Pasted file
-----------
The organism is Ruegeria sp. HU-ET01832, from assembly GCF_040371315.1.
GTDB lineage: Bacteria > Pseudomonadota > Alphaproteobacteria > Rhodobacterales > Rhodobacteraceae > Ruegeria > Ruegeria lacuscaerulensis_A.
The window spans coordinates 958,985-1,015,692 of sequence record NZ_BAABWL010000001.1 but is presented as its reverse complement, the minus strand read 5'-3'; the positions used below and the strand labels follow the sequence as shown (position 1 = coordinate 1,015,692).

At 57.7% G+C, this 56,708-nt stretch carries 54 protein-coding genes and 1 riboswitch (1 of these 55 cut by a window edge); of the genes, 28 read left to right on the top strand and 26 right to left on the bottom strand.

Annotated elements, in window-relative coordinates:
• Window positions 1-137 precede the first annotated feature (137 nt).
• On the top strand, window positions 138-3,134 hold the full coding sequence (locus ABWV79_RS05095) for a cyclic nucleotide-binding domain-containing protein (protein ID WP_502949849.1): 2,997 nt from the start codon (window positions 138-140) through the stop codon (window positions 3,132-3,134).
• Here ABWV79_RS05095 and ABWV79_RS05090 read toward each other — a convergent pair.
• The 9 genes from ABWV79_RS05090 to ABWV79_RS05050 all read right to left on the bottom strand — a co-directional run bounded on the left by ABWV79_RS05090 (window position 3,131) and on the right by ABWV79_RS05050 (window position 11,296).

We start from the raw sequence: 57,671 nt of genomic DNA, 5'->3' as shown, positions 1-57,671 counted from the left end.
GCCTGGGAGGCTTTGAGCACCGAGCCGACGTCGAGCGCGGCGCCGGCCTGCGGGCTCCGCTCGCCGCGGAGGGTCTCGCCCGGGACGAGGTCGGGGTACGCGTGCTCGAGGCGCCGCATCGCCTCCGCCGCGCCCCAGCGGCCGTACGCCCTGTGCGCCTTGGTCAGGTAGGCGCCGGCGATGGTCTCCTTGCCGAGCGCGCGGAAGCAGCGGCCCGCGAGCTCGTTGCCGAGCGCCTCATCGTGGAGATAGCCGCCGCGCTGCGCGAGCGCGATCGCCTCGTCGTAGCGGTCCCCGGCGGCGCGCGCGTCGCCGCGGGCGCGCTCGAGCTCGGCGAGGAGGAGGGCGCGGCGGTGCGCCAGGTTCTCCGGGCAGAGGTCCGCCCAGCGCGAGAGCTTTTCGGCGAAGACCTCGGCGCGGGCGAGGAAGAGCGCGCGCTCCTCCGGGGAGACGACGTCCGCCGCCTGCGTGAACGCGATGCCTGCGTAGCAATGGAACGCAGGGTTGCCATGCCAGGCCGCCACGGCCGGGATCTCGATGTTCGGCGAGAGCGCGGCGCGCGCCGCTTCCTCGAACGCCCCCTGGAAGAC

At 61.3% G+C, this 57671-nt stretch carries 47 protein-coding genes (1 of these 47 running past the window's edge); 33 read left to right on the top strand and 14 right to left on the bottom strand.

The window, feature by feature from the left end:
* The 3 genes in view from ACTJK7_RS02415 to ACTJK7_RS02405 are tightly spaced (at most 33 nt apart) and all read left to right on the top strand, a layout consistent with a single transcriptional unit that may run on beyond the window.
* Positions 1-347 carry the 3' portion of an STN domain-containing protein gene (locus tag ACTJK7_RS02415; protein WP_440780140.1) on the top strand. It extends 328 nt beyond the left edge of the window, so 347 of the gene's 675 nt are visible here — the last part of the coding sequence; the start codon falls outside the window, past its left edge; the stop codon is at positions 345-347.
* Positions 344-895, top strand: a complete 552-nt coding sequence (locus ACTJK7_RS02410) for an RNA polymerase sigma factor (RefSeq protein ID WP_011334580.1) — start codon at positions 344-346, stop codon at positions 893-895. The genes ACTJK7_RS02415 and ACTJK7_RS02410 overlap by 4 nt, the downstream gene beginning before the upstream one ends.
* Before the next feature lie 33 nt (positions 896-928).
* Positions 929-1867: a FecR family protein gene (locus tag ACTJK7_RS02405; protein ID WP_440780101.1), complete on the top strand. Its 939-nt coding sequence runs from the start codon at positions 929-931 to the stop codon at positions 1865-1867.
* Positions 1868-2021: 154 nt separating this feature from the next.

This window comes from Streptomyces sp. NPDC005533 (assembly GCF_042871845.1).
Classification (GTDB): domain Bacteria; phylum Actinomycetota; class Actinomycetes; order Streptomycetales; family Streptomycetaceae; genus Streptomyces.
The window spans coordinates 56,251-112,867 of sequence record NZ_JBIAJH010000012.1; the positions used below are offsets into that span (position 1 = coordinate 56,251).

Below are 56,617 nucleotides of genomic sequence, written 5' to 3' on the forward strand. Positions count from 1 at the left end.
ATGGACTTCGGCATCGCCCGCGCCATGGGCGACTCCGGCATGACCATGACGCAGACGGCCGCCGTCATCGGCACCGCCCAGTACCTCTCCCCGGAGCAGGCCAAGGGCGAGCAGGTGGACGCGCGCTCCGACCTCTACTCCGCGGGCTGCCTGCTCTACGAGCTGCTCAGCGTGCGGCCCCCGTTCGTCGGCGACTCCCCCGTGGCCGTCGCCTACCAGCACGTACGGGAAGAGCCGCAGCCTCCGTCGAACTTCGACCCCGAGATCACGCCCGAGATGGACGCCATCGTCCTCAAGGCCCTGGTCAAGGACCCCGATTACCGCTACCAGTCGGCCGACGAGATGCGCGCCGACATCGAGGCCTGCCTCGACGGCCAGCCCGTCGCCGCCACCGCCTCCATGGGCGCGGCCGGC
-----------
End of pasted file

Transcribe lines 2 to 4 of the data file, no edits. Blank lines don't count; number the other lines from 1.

GTDB lineage: Bacteria > Pseudomonadota > Alphaproteobacteria > Rhodobacterales > Rhodobacteraceae > Ruegeria > Ruegeria lacuscaerulensis_A.
The window spans coordinates 958,985-1,015,692 of sequence record NZ_BAABWL010000001.1 but is presented as its reverse complement, the minus strand read 5'-3'; the positions used below and the strand labels follow the sequence as shown (position 1 = coordinate 1,015,692).

At 57.7% G+C, this 56,708-nt stretch carries 54 protein-coding genes and 1 riboswitch (1 of these 55 cut by a window edge); of the genes, 28 read left to right on the top strand and 26 right to left on the bottom strand.